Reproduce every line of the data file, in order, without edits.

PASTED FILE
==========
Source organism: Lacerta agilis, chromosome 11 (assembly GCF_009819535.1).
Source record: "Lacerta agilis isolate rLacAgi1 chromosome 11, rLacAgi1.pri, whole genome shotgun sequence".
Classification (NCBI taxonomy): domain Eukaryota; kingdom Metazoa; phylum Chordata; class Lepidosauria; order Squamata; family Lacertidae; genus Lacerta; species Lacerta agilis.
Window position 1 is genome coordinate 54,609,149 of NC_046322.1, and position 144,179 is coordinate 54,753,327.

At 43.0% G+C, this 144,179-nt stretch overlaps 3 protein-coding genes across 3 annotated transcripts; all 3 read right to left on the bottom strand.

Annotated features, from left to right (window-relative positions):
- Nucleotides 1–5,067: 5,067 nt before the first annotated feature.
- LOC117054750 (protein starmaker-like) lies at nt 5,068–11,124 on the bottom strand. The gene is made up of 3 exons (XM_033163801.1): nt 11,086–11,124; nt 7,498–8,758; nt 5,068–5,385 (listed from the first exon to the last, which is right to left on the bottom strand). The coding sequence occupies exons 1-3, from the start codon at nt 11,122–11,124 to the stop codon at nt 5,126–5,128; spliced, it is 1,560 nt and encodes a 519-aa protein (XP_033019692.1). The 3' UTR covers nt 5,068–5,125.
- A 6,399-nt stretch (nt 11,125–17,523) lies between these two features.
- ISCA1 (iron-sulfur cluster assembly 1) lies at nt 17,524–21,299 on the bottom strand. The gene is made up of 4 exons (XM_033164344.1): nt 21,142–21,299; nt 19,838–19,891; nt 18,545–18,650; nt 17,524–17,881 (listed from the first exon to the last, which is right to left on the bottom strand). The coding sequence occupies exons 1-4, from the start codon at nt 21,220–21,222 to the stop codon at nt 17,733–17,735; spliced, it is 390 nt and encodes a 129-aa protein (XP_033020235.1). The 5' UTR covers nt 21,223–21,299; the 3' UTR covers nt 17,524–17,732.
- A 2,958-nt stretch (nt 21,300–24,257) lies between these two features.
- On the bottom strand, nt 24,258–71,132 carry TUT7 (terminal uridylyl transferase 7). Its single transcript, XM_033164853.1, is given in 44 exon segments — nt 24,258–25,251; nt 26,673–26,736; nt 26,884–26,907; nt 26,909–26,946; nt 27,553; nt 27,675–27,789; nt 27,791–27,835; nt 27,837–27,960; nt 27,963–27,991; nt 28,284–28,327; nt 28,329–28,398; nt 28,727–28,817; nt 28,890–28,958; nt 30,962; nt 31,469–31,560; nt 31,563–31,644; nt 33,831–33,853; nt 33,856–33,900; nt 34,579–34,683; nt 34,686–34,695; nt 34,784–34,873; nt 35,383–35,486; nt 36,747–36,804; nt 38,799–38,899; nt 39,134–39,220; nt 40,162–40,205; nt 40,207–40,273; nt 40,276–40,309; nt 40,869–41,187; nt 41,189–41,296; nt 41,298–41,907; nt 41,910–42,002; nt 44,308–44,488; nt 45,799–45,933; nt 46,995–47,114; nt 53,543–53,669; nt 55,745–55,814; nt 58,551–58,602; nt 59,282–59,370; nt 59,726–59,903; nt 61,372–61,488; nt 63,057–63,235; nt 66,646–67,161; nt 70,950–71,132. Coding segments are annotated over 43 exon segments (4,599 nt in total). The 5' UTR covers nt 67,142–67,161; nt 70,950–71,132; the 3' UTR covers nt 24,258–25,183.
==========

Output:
Source organism: Lacerta agilis, chromosome 11 (assembly GCF_009819535.1).
Source record: "Lacerta agilis isolate rLacAgi1 chromosome 11, rLacAgi1.pri, whole genome shotgun sequence".
Classification (NCBI taxonomy): domain Eukaryota; kingdom Metazoa; phylum Chordata; class Lepidosauria; order Squamata; family Lacertidae; genus Lacerta; species Lacerta agilis.
Window position 1 is genome coordinate 54,609,149 of NC_046322.1, and position 144,179 is coordinate 54,753,327.

At 43.0% G+C, this 144,179-nt stretch overlaps 3 protein-coding genes across 3 annotated transcripts; all 3 read right to left on the bottom strand.

Annotated features, from left to right (window-relative positions):
- Nucleotides 1–5,067: 5,067 nt before the first annotated feature.
- LOC117054750 (protein starmaker-like) lies at nt 5,068–11,124 on the bottom strand. The gene is made up of 3 exons (XM_033163801.1): nt 11,086–11,124; nt 7,498–8,758; nt 5,068–5,385 (listed from the first exon to the last, which is right to left on the bottom strand). The coding sequence occupies exons 1-3, from the start codon at nt 11,122–11,124 to the stop codon at nt 5,126–5,128; spliced, it is 1,560 nt and encodes a 519-aa protein (XP_033019692.1). The 3' UTR covers nt 5,068–5,125.
- A 6,399-nt stretch (nt 11,125–17,523) lies between these two features.
- ISCA1 (iron-sulfur cluster assembly 1) lies at nt 17,524–21,299 on the bottom strand. The gene is made up of 4 exons (XM_033164344.1): nt 21,142–21,299; nt 19,838–19,891; nt 18,545–18,650; nt 17,524–17,881 (listed from the first exon to the last, which is right to left on the bottom strand). The coding sequence occupies exons 1-4, from the start codon at nt 21,220–21,222 to the stop codon at nt 17,733–17,735; spliced, it is 390 nt and encodes a 129-aa protein (XP_033020235.1). The 5' UTR covers nt 21,223–21,299; the 3' UTR covers nt 17,524–17,732.
- A 2,958-nt stretch (nt 21,300–24,257) lies between these two features.
- On the bottom strand, nt 24,258–71,132 carry TUT7 (terminal uridylyl transferase 7). Its single transcript, XM_033164853.1, is given in 44 exon segments — nt 24,258–25,251; nt 26,673–26,736; nt 26,884–26,907; nt 26,909–26,946; nt 27,553; nt 27,675–27,789; nt 27,791–27,835; nt 27,837–27,960; nt 27,963–27,991; nt 28,284–28,327; nt 28,329–28,398; nt 28,727–28,817; nt 28,890–28,958; nt 30,962; nt 31,469–31,560; nt 31,563–31,644; nt 33,831–33,853; nt 33,856–33,900; nt 34,579–34,683; nt 34,686–34,695; nt 34,784–34,873; nt 35,383–35,486; nt 36,747–36,804; nt 38,799–38,899; nt 39,134–39,220; nt 40,162–40,205; nt 40,207–40,273; nt 40,276–40,309; nt 40,869–41,187; nt 41,189–41,296; nt 41,298–41,907; nt 41,910–42,002; nt 44,308–44,488; nt 45,799–45,933; nt 46,995–47,114; nt 53,543–53,669; nt 55,745–55,814; nt 58,551–58,602; nt 59,282–59,370; nt 59,726–59,903; nt 61,372–61,488; nt 63,057–63,235; nt 66,646–67,161; nt 70,950–71,132. Coding segments are annotated over 43 exon segments (4,599 nt in total). The 5' UTR covers nt 67,142–67,161; nt 70,950–71,132; the 3' UTR covers nt 24,258–25,183.